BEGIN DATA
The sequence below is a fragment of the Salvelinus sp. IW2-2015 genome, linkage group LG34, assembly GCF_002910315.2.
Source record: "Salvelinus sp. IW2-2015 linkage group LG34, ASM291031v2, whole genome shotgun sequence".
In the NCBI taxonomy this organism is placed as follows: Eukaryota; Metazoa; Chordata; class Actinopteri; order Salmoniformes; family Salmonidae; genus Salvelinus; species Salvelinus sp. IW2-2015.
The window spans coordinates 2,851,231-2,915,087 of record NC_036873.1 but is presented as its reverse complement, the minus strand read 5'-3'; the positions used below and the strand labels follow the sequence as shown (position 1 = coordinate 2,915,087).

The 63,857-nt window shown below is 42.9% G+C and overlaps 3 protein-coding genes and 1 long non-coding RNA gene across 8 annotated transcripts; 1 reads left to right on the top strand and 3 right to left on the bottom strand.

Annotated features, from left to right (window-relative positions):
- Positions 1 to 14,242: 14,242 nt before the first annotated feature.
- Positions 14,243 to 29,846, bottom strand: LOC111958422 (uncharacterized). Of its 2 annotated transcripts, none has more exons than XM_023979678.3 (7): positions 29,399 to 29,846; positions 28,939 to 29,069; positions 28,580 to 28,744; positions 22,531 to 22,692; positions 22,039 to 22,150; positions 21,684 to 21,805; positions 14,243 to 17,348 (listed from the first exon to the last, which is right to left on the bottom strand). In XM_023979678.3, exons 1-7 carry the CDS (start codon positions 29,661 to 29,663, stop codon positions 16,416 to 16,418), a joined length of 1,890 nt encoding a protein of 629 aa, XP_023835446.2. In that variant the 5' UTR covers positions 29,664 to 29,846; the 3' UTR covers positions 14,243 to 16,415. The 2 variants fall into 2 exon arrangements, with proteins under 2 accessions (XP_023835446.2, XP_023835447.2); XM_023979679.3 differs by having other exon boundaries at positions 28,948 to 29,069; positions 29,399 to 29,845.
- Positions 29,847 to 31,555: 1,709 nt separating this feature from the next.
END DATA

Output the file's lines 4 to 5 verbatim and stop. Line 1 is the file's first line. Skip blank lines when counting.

The window spans coordinates 2,851,231-2,915,087 of record NC_036873.1 but is presented as its reverse complement, the minus strand read 5'-3'; the positions used below and the strand labels follow the sequence as shown (position 1 = coordinate 2,915,087).

The 63,857-nt window shown below is 42.9% G+C and overlaps 3 protein-coding genes and 1 long non-coding RNA gene across 8 annotated transcripts; 1 reads left to right on the top strand and 3 right to left on the bottom strand.